Do you remember the moment you first discovered you could read? Seeing that street sign or newspaper headline and suddenly finding those strange cryptic lines transmute into words, whole, resonant, and full of meaning? I can’t recall that first flash of understanding, but I see it now in some of the young children I tutor, the thrill of decoding the words on their lunch box or picking from the page a favorite set of Dr. Seuss rhymes, “dish, wish, splish!” And I do remember moments after that eureka when I rummaged for reading everywhere, on the cereal box on the kitchen table or the graffiti on the back of the bus, and relished the pure pleasure of conjuring words from arbitrary symbols.
Consider the feat: In a split second, the mind recognizes words in whatever form they take—no matter the size, position, or font, the script or the print—instantly teasing out subtle details that spell the critical difference between, say, “bright” and “blight,” and retrieving all the hints and shadows of their meanings. The beginning reader learns to recognize 3,000 new words a year; by the age of 25 or so, the average literate person can decipher at least 60,000 words and has read and absorbed about a hundred million.
Once expert, we read for the knowledge and ideas embedded in words, for the emotional heft of stories, for confirmation of feeling, for comfort, judgment, memory, experience, to dissipate loneliness, boredom, despair. When diplomatic envoy Terry Waite was taken captive in Lebanon in 1987 and held in solitary confinement for four years, he sustained himself only by “rereading” his best-loved books from an inner library of prose in his head. We read to find news of ourselves and to join a communal past and present. We read, said Gustave Flaubert, “in order to live.”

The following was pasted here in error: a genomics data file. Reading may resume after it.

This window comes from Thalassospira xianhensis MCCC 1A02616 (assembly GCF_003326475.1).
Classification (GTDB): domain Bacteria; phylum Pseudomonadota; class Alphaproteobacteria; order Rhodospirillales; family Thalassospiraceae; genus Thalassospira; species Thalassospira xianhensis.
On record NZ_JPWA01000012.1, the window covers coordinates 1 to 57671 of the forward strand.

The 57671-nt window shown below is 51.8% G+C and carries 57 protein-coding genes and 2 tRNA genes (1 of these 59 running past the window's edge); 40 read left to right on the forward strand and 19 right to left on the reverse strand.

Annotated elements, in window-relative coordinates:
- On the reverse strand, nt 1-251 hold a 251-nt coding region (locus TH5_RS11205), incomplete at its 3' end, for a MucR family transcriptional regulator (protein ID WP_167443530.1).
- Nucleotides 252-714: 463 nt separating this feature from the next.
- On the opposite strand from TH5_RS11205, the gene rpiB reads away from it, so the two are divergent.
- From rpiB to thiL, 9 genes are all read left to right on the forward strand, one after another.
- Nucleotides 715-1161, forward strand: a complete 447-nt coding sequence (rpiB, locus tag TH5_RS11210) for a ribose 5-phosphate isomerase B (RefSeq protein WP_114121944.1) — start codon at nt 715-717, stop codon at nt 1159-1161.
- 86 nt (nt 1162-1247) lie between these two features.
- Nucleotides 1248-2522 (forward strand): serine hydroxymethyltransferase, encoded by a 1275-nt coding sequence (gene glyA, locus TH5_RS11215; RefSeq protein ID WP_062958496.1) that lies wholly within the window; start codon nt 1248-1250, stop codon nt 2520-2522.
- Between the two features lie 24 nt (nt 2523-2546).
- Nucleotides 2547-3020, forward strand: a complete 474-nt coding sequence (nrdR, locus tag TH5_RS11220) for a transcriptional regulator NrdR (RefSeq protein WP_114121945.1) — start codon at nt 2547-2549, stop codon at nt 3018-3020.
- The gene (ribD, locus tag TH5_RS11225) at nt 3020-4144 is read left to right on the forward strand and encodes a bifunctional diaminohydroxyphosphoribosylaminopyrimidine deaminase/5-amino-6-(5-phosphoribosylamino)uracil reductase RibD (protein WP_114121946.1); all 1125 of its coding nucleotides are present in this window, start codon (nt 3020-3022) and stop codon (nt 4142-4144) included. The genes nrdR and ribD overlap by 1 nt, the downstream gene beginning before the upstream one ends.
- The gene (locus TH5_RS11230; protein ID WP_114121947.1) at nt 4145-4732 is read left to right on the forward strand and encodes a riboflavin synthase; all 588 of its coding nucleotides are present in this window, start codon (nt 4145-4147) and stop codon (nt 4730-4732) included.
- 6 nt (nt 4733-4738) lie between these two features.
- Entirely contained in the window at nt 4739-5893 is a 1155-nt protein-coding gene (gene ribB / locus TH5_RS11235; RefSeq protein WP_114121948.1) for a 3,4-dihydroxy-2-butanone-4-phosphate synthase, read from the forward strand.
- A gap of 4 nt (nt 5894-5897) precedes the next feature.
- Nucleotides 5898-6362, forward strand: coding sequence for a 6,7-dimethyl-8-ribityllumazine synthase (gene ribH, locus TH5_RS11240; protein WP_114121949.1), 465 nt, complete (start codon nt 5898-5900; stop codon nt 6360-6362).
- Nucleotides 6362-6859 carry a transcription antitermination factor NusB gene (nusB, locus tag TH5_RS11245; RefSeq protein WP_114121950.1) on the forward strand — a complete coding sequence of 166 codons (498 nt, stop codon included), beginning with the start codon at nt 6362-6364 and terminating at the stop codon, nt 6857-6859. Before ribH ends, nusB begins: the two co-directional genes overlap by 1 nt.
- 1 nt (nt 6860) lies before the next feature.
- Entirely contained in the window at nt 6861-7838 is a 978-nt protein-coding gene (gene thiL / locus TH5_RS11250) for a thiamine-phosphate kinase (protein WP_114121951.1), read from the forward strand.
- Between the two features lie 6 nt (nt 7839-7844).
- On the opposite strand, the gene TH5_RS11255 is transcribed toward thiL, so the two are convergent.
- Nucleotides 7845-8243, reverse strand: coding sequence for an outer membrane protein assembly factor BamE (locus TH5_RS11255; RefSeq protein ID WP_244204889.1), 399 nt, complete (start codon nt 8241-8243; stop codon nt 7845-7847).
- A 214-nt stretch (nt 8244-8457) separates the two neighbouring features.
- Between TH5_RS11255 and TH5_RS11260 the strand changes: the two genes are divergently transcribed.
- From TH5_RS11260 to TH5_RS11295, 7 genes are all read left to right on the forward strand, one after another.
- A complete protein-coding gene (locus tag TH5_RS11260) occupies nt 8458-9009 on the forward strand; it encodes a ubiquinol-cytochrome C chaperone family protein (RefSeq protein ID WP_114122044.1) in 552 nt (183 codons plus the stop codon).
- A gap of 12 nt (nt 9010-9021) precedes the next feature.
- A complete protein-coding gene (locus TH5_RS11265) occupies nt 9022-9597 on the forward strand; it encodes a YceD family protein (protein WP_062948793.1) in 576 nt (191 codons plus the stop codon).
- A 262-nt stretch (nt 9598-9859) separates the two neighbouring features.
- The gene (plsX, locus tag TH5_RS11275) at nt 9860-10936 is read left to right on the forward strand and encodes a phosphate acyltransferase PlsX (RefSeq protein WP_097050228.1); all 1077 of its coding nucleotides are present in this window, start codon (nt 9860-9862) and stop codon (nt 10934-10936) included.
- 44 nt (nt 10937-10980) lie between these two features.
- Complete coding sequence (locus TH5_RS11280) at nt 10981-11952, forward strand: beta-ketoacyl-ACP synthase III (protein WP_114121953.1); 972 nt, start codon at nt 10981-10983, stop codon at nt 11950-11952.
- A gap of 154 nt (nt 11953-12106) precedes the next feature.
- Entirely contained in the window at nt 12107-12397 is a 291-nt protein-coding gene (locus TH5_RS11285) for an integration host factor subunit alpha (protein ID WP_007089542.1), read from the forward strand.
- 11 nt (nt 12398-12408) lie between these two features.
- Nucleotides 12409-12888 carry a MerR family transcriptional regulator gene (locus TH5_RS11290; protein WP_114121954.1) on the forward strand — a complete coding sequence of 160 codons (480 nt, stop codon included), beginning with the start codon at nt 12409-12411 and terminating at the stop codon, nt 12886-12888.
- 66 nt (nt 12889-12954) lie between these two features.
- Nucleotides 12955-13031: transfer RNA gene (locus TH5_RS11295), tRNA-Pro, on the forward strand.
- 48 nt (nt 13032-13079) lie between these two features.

What is this act of reading? What takes place inside the brain when we encounter the written word—a meeting so tightly woven into our lives we rarely pause to marvel at it? And why is fluent reading a given for some of us; for others a nearly impossible task?
In the basement of the new Anlyan Center for Medical Research and Education at the Yale School of Medicine, Shaywitz and her husband, Bennett Shaywitz, are probing these questions—on one morning in particular, with the help of eleven-year-old Keith Bowman. Co-directors and founders of the Yale Center for the Study of Learning and Attention, the Shaywitzes have for nearly three decades collaborated with each other and with dozens of other scientists to probe the brain systems involved in reading. The pair met at the Albert Einstein College of Medicine in 1963 and came to New Haven nine years later, when Bennett Shaywitz was offered a position in pediatric neurology at Yale. Since then, their research has carried them into many fields—neurology, psychology, radiology, pediatrics, language development, education. Both have been honored with membership in the Institute of Medicine of the National Academy of Sciences. “The Shaywitzes’ combined deep expertise and ability to move across disciplines is unique,” says Dr. G. Reid Lyon, Chief of the Child Development and Behavior Branch of the National Institute of Child Health and Human Development (NICHHD), which provides funding for the Shaywitzes’ center. “This is what has allowed them to map and understand a problem of such complexity, and to attract and recruit the best collaborators across the country.” Their current experiment is one of a series designed to tease apart how children progress from novice to expert readers, how the process differs in dyslexics, and what interventions might be most effective for those struggling to read.